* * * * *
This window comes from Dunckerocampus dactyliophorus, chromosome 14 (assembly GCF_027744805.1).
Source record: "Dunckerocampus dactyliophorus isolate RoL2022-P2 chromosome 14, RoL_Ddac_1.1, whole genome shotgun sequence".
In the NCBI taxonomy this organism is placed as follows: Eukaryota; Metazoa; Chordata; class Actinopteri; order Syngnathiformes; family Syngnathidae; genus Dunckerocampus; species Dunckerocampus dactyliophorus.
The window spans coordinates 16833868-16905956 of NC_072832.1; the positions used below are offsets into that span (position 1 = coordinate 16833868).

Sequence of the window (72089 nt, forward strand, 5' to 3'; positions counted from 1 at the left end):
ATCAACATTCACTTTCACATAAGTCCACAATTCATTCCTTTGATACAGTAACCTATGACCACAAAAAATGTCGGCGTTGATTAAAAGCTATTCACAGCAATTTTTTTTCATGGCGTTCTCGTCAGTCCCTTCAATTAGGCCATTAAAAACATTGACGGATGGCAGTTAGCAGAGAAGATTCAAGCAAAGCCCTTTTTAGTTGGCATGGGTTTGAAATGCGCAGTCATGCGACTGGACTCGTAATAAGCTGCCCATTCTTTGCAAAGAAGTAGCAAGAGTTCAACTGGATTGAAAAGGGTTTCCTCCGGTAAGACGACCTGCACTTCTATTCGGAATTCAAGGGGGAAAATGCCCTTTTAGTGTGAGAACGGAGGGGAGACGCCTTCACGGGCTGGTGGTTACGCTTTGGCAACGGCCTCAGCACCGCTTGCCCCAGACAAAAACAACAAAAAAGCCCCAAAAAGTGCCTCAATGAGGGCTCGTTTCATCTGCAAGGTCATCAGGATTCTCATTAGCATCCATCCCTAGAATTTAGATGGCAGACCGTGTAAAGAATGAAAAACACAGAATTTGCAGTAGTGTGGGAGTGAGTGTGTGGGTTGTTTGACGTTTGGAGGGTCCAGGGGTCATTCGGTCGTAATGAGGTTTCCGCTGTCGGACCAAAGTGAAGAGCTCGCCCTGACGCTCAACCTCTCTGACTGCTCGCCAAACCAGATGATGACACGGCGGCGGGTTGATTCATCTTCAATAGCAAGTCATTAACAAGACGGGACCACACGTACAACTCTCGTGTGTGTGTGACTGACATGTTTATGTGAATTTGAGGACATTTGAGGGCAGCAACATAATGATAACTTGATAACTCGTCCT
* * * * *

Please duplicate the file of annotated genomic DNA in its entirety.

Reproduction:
This window comes from Dunckerocampus dactyliophorus, chromosome 14 (assembly GCF_027744805.1).
Source record: "Dunckerocampus dactyliophorus isolate RoL2022-P2 chromosome 14, RoL_Ddac_1.1, whole genome shotgun sequence".
In the NCBI taxonomy this organism is placed as follows: Eukaryota; Metazoa; Chordata; class Actinopteri; order Syngnathiformes; family Syngnathidae; genus Dunckerocampus; species Dunckerocampus dactyliophorus.
The window spans coordinates 16833868-16905956 of NC_072832.1; the positions used below are offsets into that span (position 1 = coordinate 16833868).

Sequence of the window (72089 nt, forward strand, 5' to 3'; positions counted from 1 at the left end):
ATCAACATTCACTTTCACATAAGTCCACAATTCATTCCTTTGATACAGTAACCTATGACCACAAAAAATGTCGGCGTTGATTAAAAGCTATTCACAGCAATTTTTTTTCATGGCGTTCTCGTCAGTCCCTTCAATTAGGCCATTAAAAACATTGACGGATGGCAGTTAGCAGAGAAGATTCAAGCAAAGCCCTTTTTAGTTGGCATGGGTTTGAAATGCGCAGTCATGCGACTGGACTCGTAATAAGCTGCCCATTCTTTGCAAAGAAGTAGCAAGAGTTCAACTGGATTGAAAAGGGTTTCCTCCGGTAAGACGACCTGCACTTCTATTCGGAATTCAAGGGGGAAAATGCCCTTTTAGTGTGAGAACGGAGGGGAGACGCCTTCACGGGCTGGTGGTTACGCTTTGGCAACGGCCTCAGCACCGCTTGCCCCAGACAAAAACAACAAAAAAGCCCCAAAAAGTGCCTCAATGAGGGCTCGTTTCATCTGCAAGGTCATCAGGATTCTCATTAGCATCCATCCCTAGAATTTAGATGGCAGACCGTGTAAAGAATGAAAAACACAGAATTTGCAGTAGTGTGGGAGTGAGTGTGTGGGTTGTTTGACGTTTGGAGGGTCCAGGGGTCATTCGGTCGTAATGAGGTTTCCGCTGTCGGACCAAAGTGAAGAGCTCGCCCTGACGCTCAACCTCTCTGACTGCTCGCCAAACCAGATGATGACACGGCGGCGGGTTGATTCATCTTCAATAGCAAGTCATTAACAAGACGGGACCACACGTACAACTCTCGTGTGTGTGTGACTGACATGTTTATGTGAATTTGAGGACATTTGAGGGCAGCAACATAATGATAACTTGATAACTCGTCCT